Nghi Ho and Al Hoang, the Republicans who are vying to unseat Rep. Hubert Vo, are talking about the usual issues, like abortion. They are also talking about some unlikely topics, like the Communist government in Vietnam, the birthplace of all three candidates running in the southwest Harris County district, which includes most of Alief.

“It shows that a place like Alief has come a long way from what it was when it was first established as a fairly Anglo suburb of Houston,” said Mustafa Tameez, a political consultant for Vo’s first race.

Veronica Zaragovia/KUT

If you order a mixed drink in Texas tomorrow, you might see the price on your bill higher than what you’re used to. That’s because of a new state law that goes into effect on Jan. 1.

In Texas, if a bar sells you a mixed drink, it has to give 14 percent of what you pay back to the state. And that tax doesn’t show up on your receipt.

If the bar only sells beer and wine, it doesn't pay that tax. In that case the customer pays a sales tax of 8.25 percent. And that does show up on the receipt.

Tomorrow – on Jan. 1 – a new law goes into effect, which changes that. 

flickr.com/tudor

The holidays are a time for gift-giving and celebration but, for some, it's also a time of increased family and financial pressure. Some mental health health professionals say this pressure can lead to a spike in domestic violence. 

In Texas, domestic violence victims who find the courage to leave an abusive situation can now have their pets included in protective orders.

Patt Nordyke of the Texas Federation of Animal Care Societies fought for eight years to pass the law in the Texas legislature.

Should Texas Pay Power Companies Just For Opening New Plants?

Nov 26, 2013
Jessie Wang for KUT News

The Public Utility Commission of Texas is proposing a change to the way the state’s electricity market is run. And some lawmakers voiced concerns during a public hearing at the Capitol yesterday.

The Texas Senate Natural Resources Committee hosted a hearing to question the Public Utility Commission, or PUC, about the possible change to the market.

State Appeals Ruling Striking Down Part of Texas Abortion Law

Oct 29, 2013
Veronica Zaragovia, KUT News

Texas Attorney General Greg Abbott has appealed yesterday’s ruling striking down part of the state’s new restrictions on abortion.

Yesterday, U.S. District Judge Lee Yeakel ruled a requirement that doctors who perform abortions have admitting privileges at a hospital within 30 miles of their clinics was unconstitutional. Judge Yeakel partially allowed another provision to stand, ruling a new requirement that doctors follow FDA protocol for dispensing abortion-inducing drugs was not an undue burden – unless the woman’s life was in danger due to the pregnancy.

Veronica Zaragovia, KUT

A lawsuit attempting to block parts of a new restrictive abortion law is expected to wrap up today. Plaintiffs hope the judge will find certain provisions of the law unconstitutional. 

Plaintiffs -- including Planned Parenthood, the American Civil Liberties Union, Whole Woman's Health and the Center for Reproductive Rights -- are challenging two key provisions of the abortion law, arguing each creates an undue burden on women seeking an abortion, which makes each unconstitutional.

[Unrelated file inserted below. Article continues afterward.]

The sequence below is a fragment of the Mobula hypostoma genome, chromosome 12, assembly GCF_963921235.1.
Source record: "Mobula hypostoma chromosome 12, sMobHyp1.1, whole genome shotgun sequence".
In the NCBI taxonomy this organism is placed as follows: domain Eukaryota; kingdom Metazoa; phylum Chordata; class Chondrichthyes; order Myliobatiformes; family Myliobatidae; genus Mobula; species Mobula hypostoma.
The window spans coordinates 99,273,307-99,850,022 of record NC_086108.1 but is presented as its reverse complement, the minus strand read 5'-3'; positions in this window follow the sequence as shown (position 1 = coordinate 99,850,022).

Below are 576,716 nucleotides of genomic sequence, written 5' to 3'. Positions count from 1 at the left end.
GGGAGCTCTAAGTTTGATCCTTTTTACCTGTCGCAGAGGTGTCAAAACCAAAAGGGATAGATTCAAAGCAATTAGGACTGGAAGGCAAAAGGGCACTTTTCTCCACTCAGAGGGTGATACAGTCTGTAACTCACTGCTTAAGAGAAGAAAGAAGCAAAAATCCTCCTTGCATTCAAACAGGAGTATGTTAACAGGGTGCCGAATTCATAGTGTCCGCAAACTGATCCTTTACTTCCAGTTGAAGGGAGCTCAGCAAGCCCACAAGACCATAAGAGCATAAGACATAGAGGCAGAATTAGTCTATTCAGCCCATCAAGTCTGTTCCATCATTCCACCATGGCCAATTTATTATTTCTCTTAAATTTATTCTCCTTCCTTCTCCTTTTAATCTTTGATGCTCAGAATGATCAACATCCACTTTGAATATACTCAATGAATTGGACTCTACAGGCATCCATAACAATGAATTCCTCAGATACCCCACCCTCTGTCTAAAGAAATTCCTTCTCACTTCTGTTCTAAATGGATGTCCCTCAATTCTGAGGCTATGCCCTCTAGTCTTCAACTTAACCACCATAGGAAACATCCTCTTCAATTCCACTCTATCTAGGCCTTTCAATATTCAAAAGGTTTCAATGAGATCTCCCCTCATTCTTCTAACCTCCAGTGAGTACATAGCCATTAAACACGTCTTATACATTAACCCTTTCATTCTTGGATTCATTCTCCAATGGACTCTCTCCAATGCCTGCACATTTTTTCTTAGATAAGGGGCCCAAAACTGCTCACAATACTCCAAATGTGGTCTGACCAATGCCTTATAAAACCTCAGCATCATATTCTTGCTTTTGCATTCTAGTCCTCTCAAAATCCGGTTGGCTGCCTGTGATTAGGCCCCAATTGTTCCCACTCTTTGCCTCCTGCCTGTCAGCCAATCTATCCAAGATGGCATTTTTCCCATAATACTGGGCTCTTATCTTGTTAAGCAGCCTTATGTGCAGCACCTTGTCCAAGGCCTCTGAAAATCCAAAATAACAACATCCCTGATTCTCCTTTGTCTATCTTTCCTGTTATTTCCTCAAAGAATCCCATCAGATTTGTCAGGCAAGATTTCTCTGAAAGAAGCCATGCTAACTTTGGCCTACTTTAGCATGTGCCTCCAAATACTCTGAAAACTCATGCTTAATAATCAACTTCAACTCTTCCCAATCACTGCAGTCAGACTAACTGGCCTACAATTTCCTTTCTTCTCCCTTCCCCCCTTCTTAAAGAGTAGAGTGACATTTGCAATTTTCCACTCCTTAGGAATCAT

One requires the physician to give two rounds of abortion-inducing medication to the patient in person. The second requires physicians to have admitting privileges at a hospital within 30 miles of where they perform the abortion.

KUT KUTX Belo Media
KUT News

The College of Communication at the University of Texas at Austin will soon have a new name – the Moody College of Communication.

The Moody Foundation is donating $50 million to the college, the largest donation in the college’s history.

The donation will be paid out over 10 years and will fund various initiatives, including a $10 million innovation fund and $13 million for graduate student recruitment and retention.

Money will also be used to build a sky bridge across Dean Keeton Street to link the Belo Center for New Media and the Jesse H. Jones Communication Center. UT will provide an extra $5 million to improve classroom space and facilities, which includes the sky bridge.

Ben Philpott

Texans head to the polls later this month to vote on constitutional amendment propositions. Though water funding is receiving the most attention, there are 8 others to consider, including one that expands the use of what’s called a reverse mortgage in Texas.

A reverse mortgage is a financial tool that allows senior citizens to receive equity payments each month while staying in their home. The reverse mortgage is paid back, with interest, only after the house is sold when the owner either moves out or dies.

Four abortion clinics are preparing to close in the coming months as a result of stricter requirements imposed by a new state law regulating abortion. The Dallas Morning News reports that one of the main obstacles the clinics face is a requirement that doctors who perform the procedure obtain admitting privileges at hospitals. The clinics that will close are in Bryan, Harlingen, San Angelo and Midland. Two others closed earlier this year.

Spencer Selvidge via Texas Tribune

Update: Texas Gov. Rick Perry announced a special election to fill the State House of Representatives seat formerly held by Austin State Rep. Mark Strama will be held Nov. 5.

Strama resigned late last month to become the head of Google Fiber in Austin. The person elected will serve out the rest of Strama’s term – which expires in January 2015.

Original Story (June 26): Democratic Austin State Representative Mark Strama is leaving politics to become the head of Google Fiber in Austin.

Strama announced earlier this year that he’d be resigning his seat in the Texas House. At the time, he was considering running for Austin mayor.